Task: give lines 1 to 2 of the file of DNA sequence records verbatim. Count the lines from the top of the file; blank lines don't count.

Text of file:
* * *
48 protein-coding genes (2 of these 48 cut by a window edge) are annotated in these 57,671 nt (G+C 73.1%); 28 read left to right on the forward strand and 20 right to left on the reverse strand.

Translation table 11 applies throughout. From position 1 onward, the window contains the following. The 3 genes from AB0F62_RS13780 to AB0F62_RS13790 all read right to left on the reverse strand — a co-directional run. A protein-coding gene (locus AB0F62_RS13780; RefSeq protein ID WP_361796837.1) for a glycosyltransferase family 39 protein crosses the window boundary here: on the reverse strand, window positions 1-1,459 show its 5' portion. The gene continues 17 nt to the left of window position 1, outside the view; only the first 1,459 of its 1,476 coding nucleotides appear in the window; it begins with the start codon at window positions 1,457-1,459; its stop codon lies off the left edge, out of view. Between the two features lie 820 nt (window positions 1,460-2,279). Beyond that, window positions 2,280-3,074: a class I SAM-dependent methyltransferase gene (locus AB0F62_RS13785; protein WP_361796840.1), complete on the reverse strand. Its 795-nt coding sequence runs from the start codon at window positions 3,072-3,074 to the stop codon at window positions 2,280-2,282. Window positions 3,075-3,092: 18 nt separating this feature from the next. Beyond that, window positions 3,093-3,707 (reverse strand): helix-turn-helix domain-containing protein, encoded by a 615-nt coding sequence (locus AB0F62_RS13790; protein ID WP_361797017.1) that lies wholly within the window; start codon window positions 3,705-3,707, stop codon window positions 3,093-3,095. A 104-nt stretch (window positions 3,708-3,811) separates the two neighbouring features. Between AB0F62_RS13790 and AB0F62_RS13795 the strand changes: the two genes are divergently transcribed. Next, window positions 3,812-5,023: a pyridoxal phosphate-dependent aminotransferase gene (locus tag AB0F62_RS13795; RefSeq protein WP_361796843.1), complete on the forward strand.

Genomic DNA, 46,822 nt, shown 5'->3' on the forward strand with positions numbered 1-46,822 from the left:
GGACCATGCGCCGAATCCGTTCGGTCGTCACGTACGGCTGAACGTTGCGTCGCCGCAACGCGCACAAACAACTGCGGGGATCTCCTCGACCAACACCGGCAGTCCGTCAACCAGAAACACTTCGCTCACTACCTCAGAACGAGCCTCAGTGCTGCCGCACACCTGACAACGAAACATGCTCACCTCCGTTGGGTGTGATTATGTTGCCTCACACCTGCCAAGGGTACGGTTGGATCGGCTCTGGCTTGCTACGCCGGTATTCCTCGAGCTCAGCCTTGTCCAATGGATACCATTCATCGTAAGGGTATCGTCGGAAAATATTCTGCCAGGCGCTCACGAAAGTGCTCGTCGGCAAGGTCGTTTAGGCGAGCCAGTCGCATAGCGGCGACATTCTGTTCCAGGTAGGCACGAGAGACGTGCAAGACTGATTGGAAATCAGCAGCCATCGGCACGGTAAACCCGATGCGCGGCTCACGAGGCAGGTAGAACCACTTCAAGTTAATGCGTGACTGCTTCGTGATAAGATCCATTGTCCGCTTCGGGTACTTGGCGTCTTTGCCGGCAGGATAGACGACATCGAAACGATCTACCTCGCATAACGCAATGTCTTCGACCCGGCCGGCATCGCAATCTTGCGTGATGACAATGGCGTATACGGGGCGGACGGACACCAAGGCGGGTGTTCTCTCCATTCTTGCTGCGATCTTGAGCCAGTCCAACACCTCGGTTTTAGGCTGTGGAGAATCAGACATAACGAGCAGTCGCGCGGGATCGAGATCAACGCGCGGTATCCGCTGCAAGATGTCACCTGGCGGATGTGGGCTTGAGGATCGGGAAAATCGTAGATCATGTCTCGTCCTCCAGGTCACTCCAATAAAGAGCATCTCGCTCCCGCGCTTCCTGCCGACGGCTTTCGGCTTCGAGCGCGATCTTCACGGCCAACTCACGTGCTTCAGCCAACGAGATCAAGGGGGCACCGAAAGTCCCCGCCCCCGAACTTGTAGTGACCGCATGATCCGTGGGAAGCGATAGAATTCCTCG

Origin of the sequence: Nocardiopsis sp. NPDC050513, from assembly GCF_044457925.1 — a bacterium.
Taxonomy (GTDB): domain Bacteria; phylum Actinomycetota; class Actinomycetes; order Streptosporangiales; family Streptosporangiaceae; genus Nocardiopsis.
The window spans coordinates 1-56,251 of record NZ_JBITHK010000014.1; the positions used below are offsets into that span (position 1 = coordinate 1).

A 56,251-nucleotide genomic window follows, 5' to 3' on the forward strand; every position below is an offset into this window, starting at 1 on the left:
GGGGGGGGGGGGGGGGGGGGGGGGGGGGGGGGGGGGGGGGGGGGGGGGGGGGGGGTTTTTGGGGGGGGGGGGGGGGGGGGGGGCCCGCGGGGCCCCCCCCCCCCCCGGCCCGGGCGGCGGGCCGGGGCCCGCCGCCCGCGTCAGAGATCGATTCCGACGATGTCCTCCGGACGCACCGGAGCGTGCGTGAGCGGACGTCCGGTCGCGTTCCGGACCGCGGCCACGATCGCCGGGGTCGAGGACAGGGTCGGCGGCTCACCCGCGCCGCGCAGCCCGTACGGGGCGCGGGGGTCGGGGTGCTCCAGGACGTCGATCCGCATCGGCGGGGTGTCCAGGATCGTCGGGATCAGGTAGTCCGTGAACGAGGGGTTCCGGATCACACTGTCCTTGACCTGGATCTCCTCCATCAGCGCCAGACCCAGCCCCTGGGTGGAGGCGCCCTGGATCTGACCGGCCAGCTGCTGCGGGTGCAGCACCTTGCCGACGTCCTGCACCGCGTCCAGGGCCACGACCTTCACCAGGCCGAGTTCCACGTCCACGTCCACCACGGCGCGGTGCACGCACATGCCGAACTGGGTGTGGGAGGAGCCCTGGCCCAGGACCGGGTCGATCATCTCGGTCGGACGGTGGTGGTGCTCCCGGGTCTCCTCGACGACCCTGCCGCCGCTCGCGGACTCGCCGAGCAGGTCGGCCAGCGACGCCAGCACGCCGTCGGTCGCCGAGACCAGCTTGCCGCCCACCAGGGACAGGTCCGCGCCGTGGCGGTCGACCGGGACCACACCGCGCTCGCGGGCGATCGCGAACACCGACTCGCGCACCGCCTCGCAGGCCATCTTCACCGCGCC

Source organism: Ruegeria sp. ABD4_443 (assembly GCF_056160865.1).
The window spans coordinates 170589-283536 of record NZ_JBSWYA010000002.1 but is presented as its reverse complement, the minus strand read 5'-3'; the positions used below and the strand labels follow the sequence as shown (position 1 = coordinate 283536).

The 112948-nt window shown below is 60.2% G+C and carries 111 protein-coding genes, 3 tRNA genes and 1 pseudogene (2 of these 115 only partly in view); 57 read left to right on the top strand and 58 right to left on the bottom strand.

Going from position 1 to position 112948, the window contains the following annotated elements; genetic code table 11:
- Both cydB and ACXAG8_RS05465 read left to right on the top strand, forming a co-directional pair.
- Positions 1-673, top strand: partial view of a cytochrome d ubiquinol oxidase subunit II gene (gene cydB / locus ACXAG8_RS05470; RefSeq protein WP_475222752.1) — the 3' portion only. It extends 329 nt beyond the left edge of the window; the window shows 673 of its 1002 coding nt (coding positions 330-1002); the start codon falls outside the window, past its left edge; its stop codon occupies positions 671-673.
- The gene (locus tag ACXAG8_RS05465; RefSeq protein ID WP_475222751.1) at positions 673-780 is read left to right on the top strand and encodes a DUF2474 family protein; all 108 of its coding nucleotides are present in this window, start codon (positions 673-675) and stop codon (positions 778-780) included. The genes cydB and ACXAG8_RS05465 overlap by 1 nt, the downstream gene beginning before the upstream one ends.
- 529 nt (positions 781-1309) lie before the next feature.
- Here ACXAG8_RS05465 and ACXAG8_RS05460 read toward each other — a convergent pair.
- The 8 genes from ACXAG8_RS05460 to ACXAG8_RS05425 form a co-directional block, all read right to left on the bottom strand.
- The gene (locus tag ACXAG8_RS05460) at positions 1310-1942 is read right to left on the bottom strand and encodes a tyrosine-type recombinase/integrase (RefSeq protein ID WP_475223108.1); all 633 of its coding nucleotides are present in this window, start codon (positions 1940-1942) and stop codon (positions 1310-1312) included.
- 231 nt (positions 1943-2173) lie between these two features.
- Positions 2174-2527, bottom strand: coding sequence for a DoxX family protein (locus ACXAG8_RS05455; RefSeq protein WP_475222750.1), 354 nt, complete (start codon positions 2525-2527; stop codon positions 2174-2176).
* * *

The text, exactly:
48 protein-coding genes (2 of these 48 cut by a window edge) are annotated in these 57,671 nt (G+C 73.1%); 28 read left to right on the forward strand and 20 right to left on the reverse strand.

Translation table 11 applies throughout. From position 1 onward, the window contains the following. The 3 genes from AB0F62_RS13780 to AB0F62_RS13790 all read right to left on the reverse strand — a co-directional run. A protein-coding gene (locus AB0F62_RS13780; RefSeq protein ID WP_361796837.1) for a glycosyltransferase family 39 protein crosses the window boundary here: on the reverse strand, window positions 1-1,459 show its 5' portion. The gene continues 17 nt to the left of window position 1, outside the view; only the first 1,459 of its 1,476 coding nucleotides appear in the window; it begins with the start codon at window positions 1,457-1,459; its stop codon lies off the left edge, out of view. Between the two features lie 820 nt (window positions 1,460-2,279). Beyond that, window positions 2,280-3,074: a class I SAM-dependent methyltransferase gene (locus AB0F62_RS13785; protein WP_361796840.1), complete on the reverse strand. Its 795-nt coding sequence runs from the start codon at window positions 3,072-3,074 to the stop codon at window positions 2,280-2,282. Window positions 3,075-3,092: 18 nt separating this feature from the next. Beyond that, window positions 3,093-3,707 (reverse strand): helix-turn-helix domain-containing protein, encoded by a 615-nt coding sequence (locus AB0F62_RS13790; protein ID WP_361797017.1) that lies wholly within the window; start codon window positions 3,705-3,707, stop codon window positions 3,093-3,095. A 104-nt stretch (window positions 3,708-3,811) separates the two neighbouring features. Between AB0F62_RS13790 and AB0F62_RS13795 the strand changes: the two genes are divergently transcribed. Next, window positions 3,812-5,023: a pyridoxal phosphate-dependent aminotransferase gene (locus tag AB0F62_RS13795; RefSeq protein WP_361796843.1), complete on the forward strand.